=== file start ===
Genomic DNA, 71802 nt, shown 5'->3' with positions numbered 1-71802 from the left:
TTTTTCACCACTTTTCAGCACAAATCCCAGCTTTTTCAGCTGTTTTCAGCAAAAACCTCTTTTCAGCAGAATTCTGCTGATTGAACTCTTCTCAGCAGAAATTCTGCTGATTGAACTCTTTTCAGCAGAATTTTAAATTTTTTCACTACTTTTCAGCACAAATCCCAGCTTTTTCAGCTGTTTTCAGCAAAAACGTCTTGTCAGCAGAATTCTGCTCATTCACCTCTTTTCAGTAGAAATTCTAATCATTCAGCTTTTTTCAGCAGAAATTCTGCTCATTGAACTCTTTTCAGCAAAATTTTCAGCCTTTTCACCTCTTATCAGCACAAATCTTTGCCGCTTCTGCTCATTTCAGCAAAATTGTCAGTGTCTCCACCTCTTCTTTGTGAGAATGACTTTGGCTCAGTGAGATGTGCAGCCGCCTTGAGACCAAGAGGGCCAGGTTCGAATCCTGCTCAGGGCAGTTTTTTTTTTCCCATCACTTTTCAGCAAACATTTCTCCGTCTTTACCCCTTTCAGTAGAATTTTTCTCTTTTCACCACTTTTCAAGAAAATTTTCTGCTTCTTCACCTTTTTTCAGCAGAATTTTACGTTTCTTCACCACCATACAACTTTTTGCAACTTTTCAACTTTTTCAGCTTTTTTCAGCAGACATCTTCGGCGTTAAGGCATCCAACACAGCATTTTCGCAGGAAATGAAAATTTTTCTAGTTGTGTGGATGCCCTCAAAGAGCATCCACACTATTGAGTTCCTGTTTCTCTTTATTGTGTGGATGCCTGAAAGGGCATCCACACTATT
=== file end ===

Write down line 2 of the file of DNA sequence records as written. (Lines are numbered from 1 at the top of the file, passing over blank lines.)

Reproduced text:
TTTTTCACCACTTTTCAGCACAAATCCCAGCTTTTTCAGCTGTTTTCAGCAAAAACCTCTTTTCAGCAGAATTCTGCTGATTGAACTCTTCTCAGCAGAAATTCTGCTGATTGAACTCTTTTCAGCAGAATTTTAAATTTTTTCACTACTTTTCAGCACAAATCCCAGCTTTTTCAGCTGTTTTCAGCAAAAACGTCTTGTCAGCAGAATTCTGCTCATTCACCTCTTTTCAGTAGAAATTCTAATCATTCAGCTTTTTTCAGCAGAAATTCTGCTCATTGAACTCTTTTCAGCAAAATTTTCAGCCTTTTCACCTCTTATCAGCACAAATCTTTGCCGCTTCTGCTCATTTCAGCAAAATTGTCAGTGTCTCCACCTCTTCTTTGTGAGAATGACTTTGGCTCAGTGAGATGTGCAGCCGCCTTGAGACCAAGAGGGCCAGGTTCGAATCCTGCTCAGGGCAGTTTTTTTTTTCCCATCACTTTTCAGCAAACATTTCTCCGTCTTTACCCCTTTCAGTAGAATTTTTCTCTTTTCACCACTTTTCAAGAAAATTTTCTGCTTCTTCACCTTTTTTCAGCAGAATTTTACGTTTCTTCACCACCATACAACTTTTTGCAACTTTTCAACTTTTTCAGCTTTTTTCAGCAGACATCTTCGGCGTTAAGGCATCCAACACAGCATTTTCGCAGGAAATGAAAATTTTTCTAGTTGTGTGGATGCCCTCAAAGAGCATCCACACTATTGAGTTCCTGTTTCTCTTTATTGTGTGGATGCCTGAAAGGGCATCCACACTATT